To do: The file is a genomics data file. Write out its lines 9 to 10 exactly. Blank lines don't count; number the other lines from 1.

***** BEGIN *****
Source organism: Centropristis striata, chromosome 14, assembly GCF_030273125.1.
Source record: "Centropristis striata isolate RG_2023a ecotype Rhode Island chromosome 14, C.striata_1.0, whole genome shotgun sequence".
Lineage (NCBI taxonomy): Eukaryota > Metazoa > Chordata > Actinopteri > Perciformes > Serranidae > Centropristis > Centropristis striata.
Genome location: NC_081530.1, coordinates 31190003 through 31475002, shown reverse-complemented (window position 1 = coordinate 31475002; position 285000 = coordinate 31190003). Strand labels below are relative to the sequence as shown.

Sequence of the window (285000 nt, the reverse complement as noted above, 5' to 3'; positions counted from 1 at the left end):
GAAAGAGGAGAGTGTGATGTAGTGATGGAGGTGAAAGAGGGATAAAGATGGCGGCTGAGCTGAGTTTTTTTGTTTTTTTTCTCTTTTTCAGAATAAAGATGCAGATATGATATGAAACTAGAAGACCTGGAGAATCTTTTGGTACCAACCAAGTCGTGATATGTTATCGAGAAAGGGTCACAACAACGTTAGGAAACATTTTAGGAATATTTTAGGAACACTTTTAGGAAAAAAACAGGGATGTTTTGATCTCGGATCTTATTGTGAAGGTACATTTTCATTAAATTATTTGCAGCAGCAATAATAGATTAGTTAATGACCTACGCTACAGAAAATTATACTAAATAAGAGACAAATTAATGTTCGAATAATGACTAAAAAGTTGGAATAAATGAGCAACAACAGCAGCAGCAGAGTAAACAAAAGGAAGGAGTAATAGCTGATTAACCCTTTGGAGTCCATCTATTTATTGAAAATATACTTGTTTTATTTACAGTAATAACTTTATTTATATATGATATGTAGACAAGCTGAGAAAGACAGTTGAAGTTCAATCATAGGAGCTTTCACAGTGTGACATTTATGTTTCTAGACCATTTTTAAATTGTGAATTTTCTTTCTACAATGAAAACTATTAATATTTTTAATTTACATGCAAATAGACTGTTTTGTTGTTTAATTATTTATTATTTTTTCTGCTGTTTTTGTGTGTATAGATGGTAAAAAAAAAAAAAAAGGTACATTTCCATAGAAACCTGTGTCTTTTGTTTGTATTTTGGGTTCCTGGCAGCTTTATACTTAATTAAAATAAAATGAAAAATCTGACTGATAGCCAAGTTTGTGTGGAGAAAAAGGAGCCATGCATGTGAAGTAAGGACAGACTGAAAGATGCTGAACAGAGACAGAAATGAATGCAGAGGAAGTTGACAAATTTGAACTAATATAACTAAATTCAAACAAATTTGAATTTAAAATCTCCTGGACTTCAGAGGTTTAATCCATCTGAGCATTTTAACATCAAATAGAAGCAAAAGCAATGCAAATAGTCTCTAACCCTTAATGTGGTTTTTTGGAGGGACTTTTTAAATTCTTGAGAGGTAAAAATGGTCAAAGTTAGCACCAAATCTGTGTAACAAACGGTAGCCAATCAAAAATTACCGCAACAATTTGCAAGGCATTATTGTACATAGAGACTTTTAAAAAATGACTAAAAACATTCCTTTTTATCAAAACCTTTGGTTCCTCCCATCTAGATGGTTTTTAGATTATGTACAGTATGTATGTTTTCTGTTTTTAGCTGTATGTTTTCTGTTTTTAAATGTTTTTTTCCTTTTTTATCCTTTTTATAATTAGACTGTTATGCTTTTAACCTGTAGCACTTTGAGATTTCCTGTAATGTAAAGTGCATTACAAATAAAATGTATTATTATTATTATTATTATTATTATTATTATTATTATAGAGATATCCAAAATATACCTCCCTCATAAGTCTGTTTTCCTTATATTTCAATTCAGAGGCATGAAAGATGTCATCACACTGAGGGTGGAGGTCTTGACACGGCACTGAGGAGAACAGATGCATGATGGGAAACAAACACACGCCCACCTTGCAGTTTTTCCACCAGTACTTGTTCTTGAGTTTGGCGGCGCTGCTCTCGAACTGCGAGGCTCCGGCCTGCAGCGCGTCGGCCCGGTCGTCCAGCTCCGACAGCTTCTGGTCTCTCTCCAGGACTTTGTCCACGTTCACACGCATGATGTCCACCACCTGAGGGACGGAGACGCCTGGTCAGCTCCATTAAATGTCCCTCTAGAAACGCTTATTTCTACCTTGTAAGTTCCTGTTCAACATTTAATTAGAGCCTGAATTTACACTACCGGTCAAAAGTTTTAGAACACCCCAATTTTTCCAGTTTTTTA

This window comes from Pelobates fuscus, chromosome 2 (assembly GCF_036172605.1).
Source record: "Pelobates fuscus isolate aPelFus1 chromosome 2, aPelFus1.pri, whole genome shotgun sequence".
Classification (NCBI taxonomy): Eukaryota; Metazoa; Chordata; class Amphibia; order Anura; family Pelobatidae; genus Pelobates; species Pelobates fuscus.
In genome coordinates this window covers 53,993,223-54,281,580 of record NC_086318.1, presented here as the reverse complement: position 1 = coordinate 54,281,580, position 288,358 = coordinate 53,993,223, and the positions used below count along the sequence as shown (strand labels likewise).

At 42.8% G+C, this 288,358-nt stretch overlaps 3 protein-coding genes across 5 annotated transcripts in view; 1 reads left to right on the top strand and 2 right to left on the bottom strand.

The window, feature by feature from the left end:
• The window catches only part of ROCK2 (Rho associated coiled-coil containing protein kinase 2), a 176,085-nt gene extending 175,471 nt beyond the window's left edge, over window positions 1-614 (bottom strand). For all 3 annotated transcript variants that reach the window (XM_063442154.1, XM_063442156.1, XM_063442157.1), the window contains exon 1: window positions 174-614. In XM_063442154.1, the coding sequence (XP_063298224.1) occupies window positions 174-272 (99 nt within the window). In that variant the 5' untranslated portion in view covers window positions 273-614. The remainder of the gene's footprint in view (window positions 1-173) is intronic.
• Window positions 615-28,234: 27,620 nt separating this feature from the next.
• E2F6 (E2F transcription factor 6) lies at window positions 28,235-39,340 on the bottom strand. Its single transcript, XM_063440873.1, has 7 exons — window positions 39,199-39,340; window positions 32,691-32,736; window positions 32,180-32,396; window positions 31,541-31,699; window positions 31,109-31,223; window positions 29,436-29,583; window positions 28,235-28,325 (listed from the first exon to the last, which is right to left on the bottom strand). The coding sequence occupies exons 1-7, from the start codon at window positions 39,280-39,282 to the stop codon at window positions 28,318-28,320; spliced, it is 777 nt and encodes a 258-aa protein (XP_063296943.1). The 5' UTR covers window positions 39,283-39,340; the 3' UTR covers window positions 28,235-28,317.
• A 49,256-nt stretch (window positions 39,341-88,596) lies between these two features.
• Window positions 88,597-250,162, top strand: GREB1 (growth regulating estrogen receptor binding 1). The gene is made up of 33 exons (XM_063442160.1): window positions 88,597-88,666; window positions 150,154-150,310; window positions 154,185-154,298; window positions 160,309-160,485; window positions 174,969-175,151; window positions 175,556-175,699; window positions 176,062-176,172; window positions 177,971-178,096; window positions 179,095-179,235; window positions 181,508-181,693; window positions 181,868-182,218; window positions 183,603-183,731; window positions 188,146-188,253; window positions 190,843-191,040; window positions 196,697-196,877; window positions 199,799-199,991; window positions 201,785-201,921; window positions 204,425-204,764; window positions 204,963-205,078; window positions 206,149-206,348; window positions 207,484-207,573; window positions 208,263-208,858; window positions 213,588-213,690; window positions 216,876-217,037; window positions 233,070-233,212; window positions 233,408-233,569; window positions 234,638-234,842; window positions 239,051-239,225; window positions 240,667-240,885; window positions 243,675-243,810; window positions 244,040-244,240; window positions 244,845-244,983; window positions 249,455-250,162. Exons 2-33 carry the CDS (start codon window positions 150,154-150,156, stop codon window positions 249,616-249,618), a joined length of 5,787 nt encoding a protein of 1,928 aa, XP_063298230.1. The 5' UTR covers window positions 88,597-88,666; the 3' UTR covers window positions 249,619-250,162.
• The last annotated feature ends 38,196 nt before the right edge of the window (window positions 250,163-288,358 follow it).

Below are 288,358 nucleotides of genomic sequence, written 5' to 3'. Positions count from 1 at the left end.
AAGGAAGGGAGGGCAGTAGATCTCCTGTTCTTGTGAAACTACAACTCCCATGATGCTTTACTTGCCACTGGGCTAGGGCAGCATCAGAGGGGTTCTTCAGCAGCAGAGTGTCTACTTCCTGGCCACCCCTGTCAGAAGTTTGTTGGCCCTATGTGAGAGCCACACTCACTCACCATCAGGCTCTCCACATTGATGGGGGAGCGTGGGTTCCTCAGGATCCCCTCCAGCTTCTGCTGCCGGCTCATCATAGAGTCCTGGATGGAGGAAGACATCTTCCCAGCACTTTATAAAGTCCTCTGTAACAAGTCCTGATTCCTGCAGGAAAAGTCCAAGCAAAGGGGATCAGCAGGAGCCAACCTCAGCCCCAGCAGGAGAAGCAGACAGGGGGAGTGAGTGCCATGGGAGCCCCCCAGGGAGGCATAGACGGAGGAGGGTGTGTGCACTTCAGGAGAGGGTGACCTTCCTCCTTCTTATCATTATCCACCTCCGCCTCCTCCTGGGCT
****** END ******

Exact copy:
Classification (NCBI taxonomy): Eukaryota; Metazoa; Chordata; class Amphibia; order Anura; family Pelobatidae; genus Pelobates; species Pelobates fuscus.
In genome coordinates this window covers 53,993,223-54,281,580 of record NC_086318.1, presented here as the reverse complement: position 1 = coordinate 54,281,580, position 288,358 = coordinate 53,993,223, and the positions used below count along the sequence as shown (strand labels likewise).